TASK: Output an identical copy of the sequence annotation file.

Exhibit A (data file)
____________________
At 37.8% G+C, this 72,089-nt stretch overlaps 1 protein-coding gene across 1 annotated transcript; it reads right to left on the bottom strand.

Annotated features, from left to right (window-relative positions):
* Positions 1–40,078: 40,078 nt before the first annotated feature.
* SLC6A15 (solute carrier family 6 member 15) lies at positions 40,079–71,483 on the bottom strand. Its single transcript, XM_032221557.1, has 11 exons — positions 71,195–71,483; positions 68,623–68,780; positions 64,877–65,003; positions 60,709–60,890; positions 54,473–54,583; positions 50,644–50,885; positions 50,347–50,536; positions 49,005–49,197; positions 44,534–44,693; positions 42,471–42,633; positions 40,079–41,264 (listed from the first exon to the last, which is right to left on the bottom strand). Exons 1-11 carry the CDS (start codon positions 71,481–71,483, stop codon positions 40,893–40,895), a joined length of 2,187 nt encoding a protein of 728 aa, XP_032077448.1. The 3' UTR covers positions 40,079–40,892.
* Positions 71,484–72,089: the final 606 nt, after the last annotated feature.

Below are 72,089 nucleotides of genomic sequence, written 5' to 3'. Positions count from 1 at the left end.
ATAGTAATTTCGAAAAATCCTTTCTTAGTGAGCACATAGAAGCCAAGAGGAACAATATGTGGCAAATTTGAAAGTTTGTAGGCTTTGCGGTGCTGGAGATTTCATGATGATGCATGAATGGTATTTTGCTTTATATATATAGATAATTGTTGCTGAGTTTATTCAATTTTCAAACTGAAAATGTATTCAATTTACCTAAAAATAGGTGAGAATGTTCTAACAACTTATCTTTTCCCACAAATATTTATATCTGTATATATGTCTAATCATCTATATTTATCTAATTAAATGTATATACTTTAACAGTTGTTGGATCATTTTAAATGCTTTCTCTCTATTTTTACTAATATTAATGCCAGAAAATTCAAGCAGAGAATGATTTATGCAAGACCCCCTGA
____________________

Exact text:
At 37.8% G+C, this 72,089-nt stretch overlaps 1 protein-coding gene across 1 annotated transcript; it reads right to left on the bottom strand.

Annotated features, from left to right (window-relative positions):
* Positions 1–40,078: 40,078 nt before the first annotated feature.
* SLC6A15 (solute carrier family 6 member 15) lies at positions 40,079–71,483 on the bottom strand. Its single transcript, XM_032221557.1, has 11 exons — positions 71,195–71,483; positions 68,623–68,780; positions 64,877–65,003; positions 60,709–60,890; positions 54,473–54,583; positions 50,644–50,885; positions 50,347–50,536; positions 49,005–49,197; positions 44,534–44,693; positions 42,471–42,633; positions 40,079–41,264 (listed from the first exon to the last, which is right to left on the bottom strand). Exons 1-11 carry the CDS (start codon positions 71,481–71,483, stop codon positions 40,893–40,895), a joined length of 2,187 nt encoding a protein of 728 aa, XP_032077448.1. The 3' UTR covers positions 40,079–40,892.
* Positions 71,484–72,089: the final 606 nt, after the last annotated feature.

Below are 72,089 nucleotides of genomic sequence, written 5' to 3'. Positions count from 1 at the left end.
ATAGTAATTTCGAAAAATCCTTTCTTAGTGAGCACATAGAAGCCAAGAGGAACAATATGTGGCAAATTTGAAAGTTTGTAGGCTTTGCGGTGCTGGAGATTTCATGATGATGCATGAATGGTATTTTGCTTTATATATATAGATAATTGTTGCTGAGTTTATTCAATTTTCAAACTGAAAATGTATTCAATTTACCTAAAAATAGGTGAGAATGTTCTAACAACTTATCTTTTCCCACAAATATTTATATCTGTATATATGTCTAATCATCTATATTTATCTAATTAAATGTATATACTTTAACAGTTGTTGGATCATTTTAAATGCTTTCTCTCTATTTTTACTAATATTAATGCCAGAAAATTCAAGCAGAGAATGATTTATGCAAGACCCCCTGA